Giant pandas, it turns out, probably aren’t celebrating the Year of the Horse. Livestock, particularly horses, have been identified as a significant threat to panda survival. The reason? They’re beating the pandas to the bamboo buffet, a team of Michigan State University (MSU) researchers say.

“Across the world, people are struggling to survive in the same areas as endangered animals, and often trouble surfaces in areas we aren’t anticipating,” said Jianguo “Jack” Liu, MS, PhD, Rachel Carson Chair in Sustainability at MSU. “Creating and maintaining successful conservation policy means constantly looking for breakdowns in the system. In this case, something as innocuous as a horse can be a big problem.”

China invests billions to protect giant panda habitat and preserve the 1,600 remaining endangered wildlife icons living there. For years, timber harvesting has been the panda’s biggest threat. Pandas have specific habitat needs: they eat only bamboo and stay in areas with gentle slopes that are far from humans. Conservation programs that limit timber harvesting have chalked up wins in preserving such habitat.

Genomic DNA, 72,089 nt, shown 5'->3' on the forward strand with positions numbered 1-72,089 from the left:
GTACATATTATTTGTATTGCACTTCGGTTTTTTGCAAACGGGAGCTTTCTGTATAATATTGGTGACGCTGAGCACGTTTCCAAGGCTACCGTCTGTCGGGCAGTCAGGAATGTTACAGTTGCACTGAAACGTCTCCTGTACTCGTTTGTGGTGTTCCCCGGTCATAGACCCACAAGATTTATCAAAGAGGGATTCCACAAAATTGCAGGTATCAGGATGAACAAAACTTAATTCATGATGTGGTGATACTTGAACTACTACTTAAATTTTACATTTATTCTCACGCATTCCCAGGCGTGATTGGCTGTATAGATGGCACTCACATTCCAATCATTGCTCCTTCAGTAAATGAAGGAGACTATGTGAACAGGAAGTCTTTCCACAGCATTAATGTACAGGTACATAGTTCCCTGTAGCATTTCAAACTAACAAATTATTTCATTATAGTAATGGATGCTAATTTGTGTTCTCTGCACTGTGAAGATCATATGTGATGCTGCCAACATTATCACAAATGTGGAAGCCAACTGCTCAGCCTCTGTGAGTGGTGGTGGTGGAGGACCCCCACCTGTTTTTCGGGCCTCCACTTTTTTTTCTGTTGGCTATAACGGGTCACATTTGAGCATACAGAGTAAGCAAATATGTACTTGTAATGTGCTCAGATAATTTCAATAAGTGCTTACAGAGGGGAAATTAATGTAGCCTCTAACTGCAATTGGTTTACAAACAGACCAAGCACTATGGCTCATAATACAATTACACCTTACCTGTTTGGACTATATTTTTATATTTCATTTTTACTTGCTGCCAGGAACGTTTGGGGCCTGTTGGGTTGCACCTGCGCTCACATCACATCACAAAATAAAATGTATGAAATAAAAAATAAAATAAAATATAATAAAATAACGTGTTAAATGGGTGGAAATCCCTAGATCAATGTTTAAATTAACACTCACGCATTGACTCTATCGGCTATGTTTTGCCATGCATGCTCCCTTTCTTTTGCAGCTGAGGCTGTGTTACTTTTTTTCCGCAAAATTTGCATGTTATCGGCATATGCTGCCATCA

However, Vanessa Hull, MS, PhD, a doctoral student in MSU’s Center for Systems Integration and Sustainability, started noticing it wasn’t just pandas chowing on bamboo.

She learned that some farmers in the Wolong Nature Reserve (which is home to more than 150 giant pandas) who traditionally hadn’t kept horses had started raising them. A horse, Hull said, is kind of a bank account: When funds were needed, owners would track the animals down and sell them.